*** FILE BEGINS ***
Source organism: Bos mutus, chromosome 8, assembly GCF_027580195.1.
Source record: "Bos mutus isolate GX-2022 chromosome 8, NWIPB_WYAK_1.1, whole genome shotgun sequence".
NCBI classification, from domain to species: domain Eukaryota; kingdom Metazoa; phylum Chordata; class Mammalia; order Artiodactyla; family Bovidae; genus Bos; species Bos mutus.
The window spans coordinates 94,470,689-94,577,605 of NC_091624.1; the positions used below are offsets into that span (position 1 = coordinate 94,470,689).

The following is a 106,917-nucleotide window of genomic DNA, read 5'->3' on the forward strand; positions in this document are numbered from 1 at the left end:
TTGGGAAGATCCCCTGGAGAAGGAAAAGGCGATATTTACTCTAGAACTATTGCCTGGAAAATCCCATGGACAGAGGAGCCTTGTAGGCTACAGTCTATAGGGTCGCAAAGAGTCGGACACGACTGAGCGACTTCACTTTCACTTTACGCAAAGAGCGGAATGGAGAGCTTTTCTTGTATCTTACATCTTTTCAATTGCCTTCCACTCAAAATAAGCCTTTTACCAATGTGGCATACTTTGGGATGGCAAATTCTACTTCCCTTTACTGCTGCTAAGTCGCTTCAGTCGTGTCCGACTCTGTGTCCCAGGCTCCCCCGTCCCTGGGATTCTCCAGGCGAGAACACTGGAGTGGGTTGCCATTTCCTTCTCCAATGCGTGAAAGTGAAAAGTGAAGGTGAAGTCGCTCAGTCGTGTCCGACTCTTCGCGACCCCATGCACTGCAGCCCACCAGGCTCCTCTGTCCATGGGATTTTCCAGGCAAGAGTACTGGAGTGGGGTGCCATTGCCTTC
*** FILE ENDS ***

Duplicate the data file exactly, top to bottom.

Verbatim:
Source organism: Bos mutus, chromosome 8, assembly GCF_027580195.1.
Source record: "Bos mutus isolate GX-2022 chromosome 8, NWIPB_WYAK_1.1, whole genome shotgun sequence".
NCBI classification, from domain to species: domain Eukaryota; kingdom Metazoa; phylum Chordata; class Mammalia; order Artiodactyla; family Bovidae; genus Bos; species Bos mutus.
The window spans coordinates 94,470,689-94,577,605 of NC_091624.1; the positions used below are offsets into that span (position 1 = coordinate 94,470,689).

The following is a 106,917-nucleotide window of genomic DNA, read 5'->3' on the forward strand; positions in this document are numbered from 1 at the left end:
TTGGGAAGATCCCCTGGAGAAGGAAAAGGCGATATTTACTCTAGAACTATTGCCTGGAAAATCCCATGGACAGAGGAGCCTTGTAGGCTACAGTCTATAGGGTCGCAAAGAGTCGGACACGACTGAGCGACTTCACTTTCACTTTACGCAAAGAGCGGAATGGAGAGCTTTTCTTGTATCTTACATCTTTTCAATTGCCTTCCACTCAAAATAAGCCTTTTACCAATGTGGCATACTTTGGGATGGCAAATTCTACTTCCCTTTACTGCTGCTAAGTCGCTTCAGTCGTGTCCGACTCTGTGTCCCAGGCTCCCCCGTCCCTGGGATTCTCCAGGCGAGAACACTGGAGTGGGTTGCCATTTCCTTCTCCAATGCGTGAAAGTGAAAAGTGAAGGTGAAGTCGCTCAGTCGTGTCCGACTCTTCGCGACCCCATGCACTGCAGCCCACCAGGCTCCTCTGTCCATGGGATTTTCCAGGCAAGAGTACTGGAGTGGGGTGCCATTGCCTTC